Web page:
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Building Accessible Course Material

Accessible course materials are materials that can be accessed by a wide variety of learners. It is important to note that it is not just students with disabilities who benefit from accessible course materials. All students can potentially benefit from them.

While Accessible Course Materials are not exclusively digital, we are often able to use digital tools to achieve accessibility when we create or adapt learning materials. 

There are many ways you can increase the accessibility of your course materials. Here are a few examples to get you started. There are many more examples and guidance provided in the resources found on this page.

  • Providing a transcript or script to accompany video or audio based learning materials.
  • Ensuring that your text based materials are readable by screen readers.
  • Creating digital or printed materials with sufficient colour contrast.

How do I build Accessible Course Materials?

The University of Minnesota has identified 7 Core Skills you can start with to make your digital course materials more accessible. They include

  • Alternative text
  • Contrast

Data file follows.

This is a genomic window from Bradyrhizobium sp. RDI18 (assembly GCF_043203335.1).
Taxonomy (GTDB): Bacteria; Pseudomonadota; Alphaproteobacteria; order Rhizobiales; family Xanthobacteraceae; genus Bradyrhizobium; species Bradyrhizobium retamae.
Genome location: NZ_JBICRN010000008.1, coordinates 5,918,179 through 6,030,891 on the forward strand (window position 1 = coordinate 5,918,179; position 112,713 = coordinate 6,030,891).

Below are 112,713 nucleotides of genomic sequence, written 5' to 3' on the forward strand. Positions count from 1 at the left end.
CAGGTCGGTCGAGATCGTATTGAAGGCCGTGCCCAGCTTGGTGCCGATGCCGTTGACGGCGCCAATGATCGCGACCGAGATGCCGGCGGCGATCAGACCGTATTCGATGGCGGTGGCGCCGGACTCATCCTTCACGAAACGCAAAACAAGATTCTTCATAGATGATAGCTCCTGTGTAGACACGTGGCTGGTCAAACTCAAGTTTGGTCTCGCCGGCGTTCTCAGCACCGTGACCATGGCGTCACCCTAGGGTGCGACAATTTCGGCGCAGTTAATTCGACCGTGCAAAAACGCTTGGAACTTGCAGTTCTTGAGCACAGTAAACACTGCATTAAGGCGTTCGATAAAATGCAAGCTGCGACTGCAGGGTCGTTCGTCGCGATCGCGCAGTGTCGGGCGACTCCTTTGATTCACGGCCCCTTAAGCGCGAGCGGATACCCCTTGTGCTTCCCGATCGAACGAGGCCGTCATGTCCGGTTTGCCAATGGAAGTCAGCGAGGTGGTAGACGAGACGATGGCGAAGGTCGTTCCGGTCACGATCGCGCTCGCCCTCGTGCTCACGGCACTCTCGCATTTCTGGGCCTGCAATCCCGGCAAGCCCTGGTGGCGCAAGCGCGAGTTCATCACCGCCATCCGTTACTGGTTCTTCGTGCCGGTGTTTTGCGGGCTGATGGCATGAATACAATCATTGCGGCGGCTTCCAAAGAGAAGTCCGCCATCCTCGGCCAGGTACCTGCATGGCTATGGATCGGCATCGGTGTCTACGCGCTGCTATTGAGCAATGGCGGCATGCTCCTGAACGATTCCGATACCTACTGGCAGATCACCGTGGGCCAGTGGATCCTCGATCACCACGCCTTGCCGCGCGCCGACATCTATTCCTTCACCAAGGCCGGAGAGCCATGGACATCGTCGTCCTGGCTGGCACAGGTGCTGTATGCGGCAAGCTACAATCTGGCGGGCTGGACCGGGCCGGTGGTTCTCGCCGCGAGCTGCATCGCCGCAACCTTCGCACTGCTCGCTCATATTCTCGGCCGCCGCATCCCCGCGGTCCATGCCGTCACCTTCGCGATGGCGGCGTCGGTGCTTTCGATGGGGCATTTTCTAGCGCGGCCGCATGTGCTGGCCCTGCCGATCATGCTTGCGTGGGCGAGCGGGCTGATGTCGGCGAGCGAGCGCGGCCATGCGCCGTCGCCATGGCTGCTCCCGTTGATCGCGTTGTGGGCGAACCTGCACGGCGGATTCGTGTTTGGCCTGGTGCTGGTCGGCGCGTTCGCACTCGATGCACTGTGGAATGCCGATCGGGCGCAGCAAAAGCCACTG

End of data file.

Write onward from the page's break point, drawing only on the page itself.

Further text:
• Headings
  • Links
  • Lists
  • Tables
  • Video and audio

The book “Designing for All: A Toolkit for Maximum Digital Impact.” was created by the CIEL and shows you how these 7 Core Skills can be applied to when creating content in VIULearn, VIUTube and VIUBlogs.

You can find guidance for creating accessible resources in programs such as Word, PowerPoint and Excel by accessing the The National Centre on Disability and Access to Education’s (NCDAE) one-page cheat sheets. 

Universal Design for Learning: A Framework for Accessible Course Design

Providing Accessible Course Materials is an excellent way to make your content more accessible to all learners. You can also go further and make other elements of your course more accessible by using the Universal Design for Learning (UDL) Framework.

Designed by CAST, the UDLframework “guides the design of instructional goals, assessments, methods, and materials that can be customized and adjusted to meet individual needs.” (CAST)

The UDL framework includes three sets of guidelines for course design. They are Multiple Means of Engagement, Multiple Means of Representation and Multiple Means of  Action & Expression. 

Watch the video below for a quick overview of UDL.

CAST has created a comprehensive graphic organizer which includes the stages and goals of each of the guidelines. You can learn more about how this graphic organizer works by watching the UDL Guidelines Structure video produced by CAST.

We have included some additional resources related to UDL in the resource section of this page. If you would like to learn more about how to use UDL as a course design model, please feel free to contact us to book a consultation.


Accessible Learning Materials


Book a consultation

CIEL specialists are available to discuss more deeply how to create and use accessible course materials. If you have questions, and would like to chat further, please contact